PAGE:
Law & Justice

A southwest Idaho man police say quit breathing while being restrained by officers has died.

Authorities tell the Idaho Statesman that 23-year-old Allen Hernandez of Homedale died Tuesday.

Authorities say Hernandez got into a car crash on Sunday morning and asked to use the phone at a residence a quarter-mile away.

Police say he called 911 and said he wanted to go home before hanging up and getting into a fight with three residents.

Michael Galkovsky / Flickr Creative Commons

The ACLU of Idaho is suing the state over its public defense system. Public defenders represent people accused of crimes who can’t afford a lawyer, a principle enshrined in the constitution.

Emilie Ritter Saunders / Boise State Public Radio

  The American Civil Liberties Union is suing the state of Idaho over its patchwork public defense system.

The civil rights group contends that state officials have known for at least five years that high case loads, low budgets and a system that changes from county to county means that low-income defendants aren't being fairly represented in court.

The ACLU has brought similar lawsuits in several other states, reaching settlements in Washington, New York and elsewhere.

It’s a lawsuit that’s been going on since 1980 and it may finally be resolved. Known as the “Jeff D.” lawsuit, it focuses on children’s mental health services in Idaho.

Despite repeated attempts to resolve the 35-year-old case, it keeps coming back. At the core of the issue is Idaho’s system for providing care to kids with mental health problems. The plaintiffs says the state isn’t doing enough for those kids.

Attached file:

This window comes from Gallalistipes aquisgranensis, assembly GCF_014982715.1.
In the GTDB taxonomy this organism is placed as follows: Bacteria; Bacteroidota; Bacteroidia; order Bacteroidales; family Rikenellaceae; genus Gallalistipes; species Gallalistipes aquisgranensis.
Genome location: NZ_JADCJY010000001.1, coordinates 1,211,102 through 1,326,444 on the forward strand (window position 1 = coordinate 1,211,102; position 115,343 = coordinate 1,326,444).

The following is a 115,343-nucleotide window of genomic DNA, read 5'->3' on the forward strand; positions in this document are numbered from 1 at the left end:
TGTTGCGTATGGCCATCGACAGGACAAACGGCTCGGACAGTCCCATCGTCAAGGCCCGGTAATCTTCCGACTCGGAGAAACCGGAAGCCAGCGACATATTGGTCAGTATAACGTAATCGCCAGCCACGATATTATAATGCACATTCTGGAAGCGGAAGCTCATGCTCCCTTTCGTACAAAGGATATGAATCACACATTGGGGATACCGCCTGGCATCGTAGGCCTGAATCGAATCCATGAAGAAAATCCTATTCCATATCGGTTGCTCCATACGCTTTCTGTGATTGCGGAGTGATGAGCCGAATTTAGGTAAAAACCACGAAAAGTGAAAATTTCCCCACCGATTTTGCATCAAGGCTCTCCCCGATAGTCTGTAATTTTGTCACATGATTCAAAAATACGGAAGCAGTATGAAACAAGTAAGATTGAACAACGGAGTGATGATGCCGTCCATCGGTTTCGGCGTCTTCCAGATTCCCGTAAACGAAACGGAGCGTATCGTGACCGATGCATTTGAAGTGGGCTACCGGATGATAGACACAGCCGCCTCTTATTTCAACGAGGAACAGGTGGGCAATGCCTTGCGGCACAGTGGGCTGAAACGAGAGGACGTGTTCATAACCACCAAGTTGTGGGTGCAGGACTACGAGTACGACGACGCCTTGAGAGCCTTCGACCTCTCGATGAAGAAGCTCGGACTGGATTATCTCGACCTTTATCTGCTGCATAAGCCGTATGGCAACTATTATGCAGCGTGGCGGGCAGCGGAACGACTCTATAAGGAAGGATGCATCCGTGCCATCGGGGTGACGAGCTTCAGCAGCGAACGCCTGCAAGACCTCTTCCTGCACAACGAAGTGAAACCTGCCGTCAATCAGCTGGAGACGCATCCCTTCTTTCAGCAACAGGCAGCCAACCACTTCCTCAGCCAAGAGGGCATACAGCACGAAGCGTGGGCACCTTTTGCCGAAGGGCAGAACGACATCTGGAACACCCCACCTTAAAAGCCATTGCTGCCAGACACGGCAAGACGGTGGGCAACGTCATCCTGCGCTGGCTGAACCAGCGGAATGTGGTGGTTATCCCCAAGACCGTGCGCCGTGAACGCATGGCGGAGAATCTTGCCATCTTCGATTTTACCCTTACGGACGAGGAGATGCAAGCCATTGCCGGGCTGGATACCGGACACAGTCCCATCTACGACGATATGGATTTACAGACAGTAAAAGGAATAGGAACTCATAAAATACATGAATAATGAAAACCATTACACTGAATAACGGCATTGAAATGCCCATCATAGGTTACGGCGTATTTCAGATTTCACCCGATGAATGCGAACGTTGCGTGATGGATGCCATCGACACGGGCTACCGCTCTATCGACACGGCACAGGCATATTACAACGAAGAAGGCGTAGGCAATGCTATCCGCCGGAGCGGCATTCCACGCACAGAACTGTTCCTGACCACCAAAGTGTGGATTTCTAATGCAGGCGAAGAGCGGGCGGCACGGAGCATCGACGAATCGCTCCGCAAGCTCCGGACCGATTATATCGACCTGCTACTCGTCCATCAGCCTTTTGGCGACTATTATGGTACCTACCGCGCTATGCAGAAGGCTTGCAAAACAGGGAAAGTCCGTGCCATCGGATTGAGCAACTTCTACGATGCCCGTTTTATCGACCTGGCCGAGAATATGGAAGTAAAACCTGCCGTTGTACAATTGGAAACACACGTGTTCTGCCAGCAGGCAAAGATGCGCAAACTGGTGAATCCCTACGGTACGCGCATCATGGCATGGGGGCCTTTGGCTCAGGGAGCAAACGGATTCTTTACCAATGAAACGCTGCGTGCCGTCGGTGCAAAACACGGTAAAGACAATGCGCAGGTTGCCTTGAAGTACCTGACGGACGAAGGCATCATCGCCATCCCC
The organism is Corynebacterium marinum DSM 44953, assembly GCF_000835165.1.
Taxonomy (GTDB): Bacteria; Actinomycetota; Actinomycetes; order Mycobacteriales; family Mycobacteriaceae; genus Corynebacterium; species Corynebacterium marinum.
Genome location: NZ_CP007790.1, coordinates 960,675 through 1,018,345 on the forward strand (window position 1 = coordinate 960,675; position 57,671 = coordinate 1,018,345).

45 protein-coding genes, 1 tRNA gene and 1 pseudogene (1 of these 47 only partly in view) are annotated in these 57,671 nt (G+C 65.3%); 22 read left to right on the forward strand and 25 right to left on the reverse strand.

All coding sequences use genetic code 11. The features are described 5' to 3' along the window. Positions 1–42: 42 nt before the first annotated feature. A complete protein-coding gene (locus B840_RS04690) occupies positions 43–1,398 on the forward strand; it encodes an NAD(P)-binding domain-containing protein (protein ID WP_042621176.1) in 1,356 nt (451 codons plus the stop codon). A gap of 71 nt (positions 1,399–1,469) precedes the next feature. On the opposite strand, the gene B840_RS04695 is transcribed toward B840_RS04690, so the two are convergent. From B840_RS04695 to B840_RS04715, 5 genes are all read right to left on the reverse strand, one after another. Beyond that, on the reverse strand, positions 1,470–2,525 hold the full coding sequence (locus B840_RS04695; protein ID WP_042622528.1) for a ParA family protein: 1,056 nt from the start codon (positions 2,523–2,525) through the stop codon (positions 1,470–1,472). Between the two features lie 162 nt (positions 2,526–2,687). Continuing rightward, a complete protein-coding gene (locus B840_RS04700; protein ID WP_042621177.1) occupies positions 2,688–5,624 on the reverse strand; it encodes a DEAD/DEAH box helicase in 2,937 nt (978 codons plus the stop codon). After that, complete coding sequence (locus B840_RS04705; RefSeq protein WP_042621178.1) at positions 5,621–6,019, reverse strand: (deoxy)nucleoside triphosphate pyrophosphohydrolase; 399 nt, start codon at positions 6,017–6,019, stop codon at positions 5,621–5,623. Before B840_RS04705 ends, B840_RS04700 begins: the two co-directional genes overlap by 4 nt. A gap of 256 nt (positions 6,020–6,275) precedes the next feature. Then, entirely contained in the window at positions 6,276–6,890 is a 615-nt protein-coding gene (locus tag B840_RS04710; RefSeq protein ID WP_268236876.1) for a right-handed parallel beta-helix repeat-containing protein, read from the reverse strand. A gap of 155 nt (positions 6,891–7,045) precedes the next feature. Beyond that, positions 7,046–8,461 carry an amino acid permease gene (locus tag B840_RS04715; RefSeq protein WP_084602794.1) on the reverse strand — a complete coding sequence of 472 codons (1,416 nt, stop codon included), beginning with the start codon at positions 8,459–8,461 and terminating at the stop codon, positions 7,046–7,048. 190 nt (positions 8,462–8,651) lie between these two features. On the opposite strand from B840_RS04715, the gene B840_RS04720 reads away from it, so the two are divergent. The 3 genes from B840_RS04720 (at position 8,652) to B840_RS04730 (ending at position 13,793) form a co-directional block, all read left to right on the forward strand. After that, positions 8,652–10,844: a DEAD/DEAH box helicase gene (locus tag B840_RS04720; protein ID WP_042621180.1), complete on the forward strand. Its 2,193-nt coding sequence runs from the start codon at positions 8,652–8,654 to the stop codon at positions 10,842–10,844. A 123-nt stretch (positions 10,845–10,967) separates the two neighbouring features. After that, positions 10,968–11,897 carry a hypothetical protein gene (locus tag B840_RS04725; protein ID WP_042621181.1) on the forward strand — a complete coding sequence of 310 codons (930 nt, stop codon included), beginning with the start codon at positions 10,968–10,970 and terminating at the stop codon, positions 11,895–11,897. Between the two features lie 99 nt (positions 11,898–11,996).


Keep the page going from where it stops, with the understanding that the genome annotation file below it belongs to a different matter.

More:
A jailed Nampa man accused of kidnapping and beating his ex-girlfriend now faces a new round of charges after he sent letters from jail asking people he knew to convince the victim to drop her allegations.

The Idaho Statesman reports 34-year-old Arturo Mendoza has been in Canyon County jail since February and is now charged with three counts of criminal solicitation to commit a crime.

Mendoza admitted he wrote the letters but denied any intent to threaten or contact the alleged victim.

Fazliddin Kurbanov Sketch
Ward Hooper / Idaho Statesman

Prosecutors are asking a federal judge in Idaho to shield the identities of two witnesses in the trial of an Uzbek man charged with helping a terrorist organization.

The Idaho Statesman reports that prosecutors argue the measure is needed because the witnesses are informants in ongoing cases.

If their request is denied, prosecutors want the courtroom to be closed to the public during the witnesses' testimony.

Lawrence Wasden
Idaho Public Television

Idaho Attorney General Lawrence Wasden says the Coeur d'Alene Tribe is going after the wrong guy in their legal fight over instant horse racing terminals.

The tribe filed a petition with the Idaho Supreme Court last week contending that Gov. C.L. "Butch" Otter's veto of legislation banning the betting machines is invalid because he didn't complete it within the required five-day time span. The tribe asked the high court to force Secretary of State Lawerence Denney to certify the legislation as law.